If your operating system has a firewall, nothing can penetrate it, and you can stop worrying about cyber attacks. Right?
Unfortunately, no. Nothing is 100% foolproof, not even a firewall. However, firewalls have been part of the front line of defense against unwanted intrusions for more than 25 years. Today’s options are far more sophisticated in design to reflect the growing threats from cyber criminals. The importance of a firewall cannot be overstated. Firewalls do a great deal to protect a network and its infrastructure, so it should be viewed as a critical part of network security.
Bear in mind, however, that hackers are extremely resourceful and resilient, and are always looking for ways to penetrate systems and steal valuable information. Even with the strongest firewall protection, it is imperative to factor in the reality that around 90% of all attacks on a network system originate with human error (an employee inadvertently clicks on a malicious email, for example). So the strongest firewall and network is only as good as its weakest link. Said differently, employee training is also a critical component of protecting your network and infrastructure.
What is a firewall, exactly?
Think of the firewall as the “first line of defense” against cyber criminals.
Antivirus software provider Norton characterizes a firewall as a “traffic controller,” stating, “It helps protect your network and information by managing your network traffic. This includes blocking unsolicited incoming network traffic and validating access by assessing network traffic for anything malicious.”
The firewall is further defined as a security system with the objective of preventing unauthorized access into – or out of – a computer network.
It monitors incoming and outgoing traffic and “decides” whether to allow or block traffic based on security rules established by you, as owner of the business, often with the input and support of your network administrator and/or Managed Services Provider (MSP).
Many operating systems do come with some type pre-installed firewall, which can provide a level of protection, assuming that the appropriate security features are turned on and working and are configured to run and install updates automatically.
A firewall can be comprised of hardware (with specialized software installed on it), software (a program on the computers which works through port numbers and applications), or cloud-based (or a combination of several). What type is right for a business depends on the needs of the business. What a corporation with 200 employees and workstations may need might be different from a hybrid office environment with three on-site and fifteen remote employees.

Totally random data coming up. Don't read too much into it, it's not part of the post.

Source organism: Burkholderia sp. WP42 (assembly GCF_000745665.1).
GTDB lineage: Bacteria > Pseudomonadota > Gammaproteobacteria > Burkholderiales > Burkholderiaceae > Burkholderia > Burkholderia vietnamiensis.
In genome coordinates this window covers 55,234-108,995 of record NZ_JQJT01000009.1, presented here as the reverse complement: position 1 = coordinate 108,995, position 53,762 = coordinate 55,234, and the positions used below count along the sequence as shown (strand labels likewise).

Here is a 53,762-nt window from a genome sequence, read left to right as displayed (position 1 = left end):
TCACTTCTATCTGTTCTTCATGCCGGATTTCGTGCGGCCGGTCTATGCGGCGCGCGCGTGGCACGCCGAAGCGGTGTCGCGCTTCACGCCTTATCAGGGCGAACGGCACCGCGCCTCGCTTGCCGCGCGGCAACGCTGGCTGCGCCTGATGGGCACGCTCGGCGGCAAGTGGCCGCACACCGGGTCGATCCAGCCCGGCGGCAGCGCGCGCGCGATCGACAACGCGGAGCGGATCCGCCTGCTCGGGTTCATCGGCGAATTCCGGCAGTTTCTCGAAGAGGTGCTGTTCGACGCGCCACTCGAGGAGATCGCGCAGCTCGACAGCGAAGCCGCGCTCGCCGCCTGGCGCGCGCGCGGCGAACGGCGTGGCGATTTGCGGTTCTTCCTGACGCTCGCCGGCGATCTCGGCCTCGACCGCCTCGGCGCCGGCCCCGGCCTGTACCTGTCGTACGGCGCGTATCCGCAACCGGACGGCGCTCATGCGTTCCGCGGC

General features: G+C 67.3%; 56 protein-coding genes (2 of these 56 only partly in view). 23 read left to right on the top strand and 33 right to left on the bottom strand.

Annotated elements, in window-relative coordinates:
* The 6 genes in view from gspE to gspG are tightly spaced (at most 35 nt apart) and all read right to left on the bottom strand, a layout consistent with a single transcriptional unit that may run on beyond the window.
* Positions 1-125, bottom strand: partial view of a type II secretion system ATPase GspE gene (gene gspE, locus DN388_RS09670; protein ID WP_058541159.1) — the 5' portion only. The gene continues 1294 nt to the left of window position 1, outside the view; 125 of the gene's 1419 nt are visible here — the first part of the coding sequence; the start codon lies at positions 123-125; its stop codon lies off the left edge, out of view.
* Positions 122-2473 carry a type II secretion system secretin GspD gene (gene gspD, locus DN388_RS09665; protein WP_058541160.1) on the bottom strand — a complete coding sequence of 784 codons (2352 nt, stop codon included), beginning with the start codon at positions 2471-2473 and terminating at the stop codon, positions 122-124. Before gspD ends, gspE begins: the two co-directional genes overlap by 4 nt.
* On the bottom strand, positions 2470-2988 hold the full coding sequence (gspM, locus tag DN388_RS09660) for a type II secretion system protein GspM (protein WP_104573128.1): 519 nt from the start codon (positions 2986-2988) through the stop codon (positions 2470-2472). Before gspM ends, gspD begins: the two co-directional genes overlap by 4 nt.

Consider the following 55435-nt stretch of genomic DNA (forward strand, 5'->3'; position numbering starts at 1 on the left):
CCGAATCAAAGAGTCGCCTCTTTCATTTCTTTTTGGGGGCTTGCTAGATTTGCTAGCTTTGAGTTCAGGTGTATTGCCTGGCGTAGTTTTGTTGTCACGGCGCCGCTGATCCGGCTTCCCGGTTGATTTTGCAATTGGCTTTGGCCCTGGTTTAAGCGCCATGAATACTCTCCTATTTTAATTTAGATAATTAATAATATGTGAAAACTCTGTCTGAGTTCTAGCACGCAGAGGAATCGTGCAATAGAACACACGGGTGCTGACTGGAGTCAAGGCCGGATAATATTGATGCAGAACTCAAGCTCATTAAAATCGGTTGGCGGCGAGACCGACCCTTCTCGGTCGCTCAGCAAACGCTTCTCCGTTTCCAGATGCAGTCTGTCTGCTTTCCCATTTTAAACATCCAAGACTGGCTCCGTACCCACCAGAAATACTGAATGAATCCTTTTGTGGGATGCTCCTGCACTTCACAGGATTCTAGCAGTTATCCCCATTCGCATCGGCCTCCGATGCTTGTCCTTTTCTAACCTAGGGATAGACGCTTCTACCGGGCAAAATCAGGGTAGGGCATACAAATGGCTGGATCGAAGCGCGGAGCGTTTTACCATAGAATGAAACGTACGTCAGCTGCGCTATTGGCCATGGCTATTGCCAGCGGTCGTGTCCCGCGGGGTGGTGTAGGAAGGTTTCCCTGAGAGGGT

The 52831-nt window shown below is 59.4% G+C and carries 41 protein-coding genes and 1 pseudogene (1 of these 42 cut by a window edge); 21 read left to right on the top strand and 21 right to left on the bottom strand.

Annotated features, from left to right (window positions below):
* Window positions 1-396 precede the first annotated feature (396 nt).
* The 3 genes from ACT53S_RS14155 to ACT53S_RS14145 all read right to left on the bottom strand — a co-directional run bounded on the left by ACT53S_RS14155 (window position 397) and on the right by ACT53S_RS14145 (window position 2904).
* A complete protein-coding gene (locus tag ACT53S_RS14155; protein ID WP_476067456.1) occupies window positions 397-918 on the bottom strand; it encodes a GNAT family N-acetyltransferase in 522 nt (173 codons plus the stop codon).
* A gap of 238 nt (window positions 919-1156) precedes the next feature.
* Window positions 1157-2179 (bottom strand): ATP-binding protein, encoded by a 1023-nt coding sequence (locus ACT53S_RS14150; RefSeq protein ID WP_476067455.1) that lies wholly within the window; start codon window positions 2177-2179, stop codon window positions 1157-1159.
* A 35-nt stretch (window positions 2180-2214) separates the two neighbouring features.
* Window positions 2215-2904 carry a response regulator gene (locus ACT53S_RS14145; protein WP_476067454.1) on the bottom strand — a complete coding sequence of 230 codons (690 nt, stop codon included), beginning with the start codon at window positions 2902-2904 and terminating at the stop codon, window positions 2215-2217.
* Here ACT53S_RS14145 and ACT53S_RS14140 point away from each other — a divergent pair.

What are some types of firewalls?
Verizon lists the most common types of firewalls as:
- Packet filtering firewall, which checks data packets based on predefined parameters. They cite the disadvantages as being difficult to configure and not providing detailed incident logs about the contents of the packets.
- State-full firewall, which tracks network connections and their attributes, like IP addresses, and filters incoming and outgoing packets over time, storing and evaluating cumulative data to improve filtering decisions.
- Web application firewall (WAF), working with web servers hosting websites or applications, and which typically applies a set of rules to HTTP communication that counter the most frequent types of attacks.
- Next-generation firewall, scanning scan packets from applications and having the ability to identify and block malware from getting into the network
Why does a business need a firewall?
Any business which uses the Internet (which is at or near 100% of all business today) should have a firewall in place to help protect against cyber threats.
Without a firewall, your network essentially allows every attempted connection into the network, potentially leaving your system vulnerable to malicious users.
A Norton report puts it even more somberly, saying that without a firewall the company devices are unprotected, potentially allowing someone to gain control over the network. This could result in a cyber criminal operating your computer remotely and sifting through valuable company data. And without a firewall, an attacker can shut down the network. We all understand the inconvenience of “down time” and usually measure it in minutes. Imagine it going on for hours or days. A firewall also gives you greater control – not only over what comes into your network, but what you allow employees to access from within.
Firewall protection is (or should be) an important part of your network protection. Whether you have a simple question about how to configure what you may already have in place, or would like to learn more about what is the best firewall protection for your organization, contact us here or give us a call at (888) 357-4277.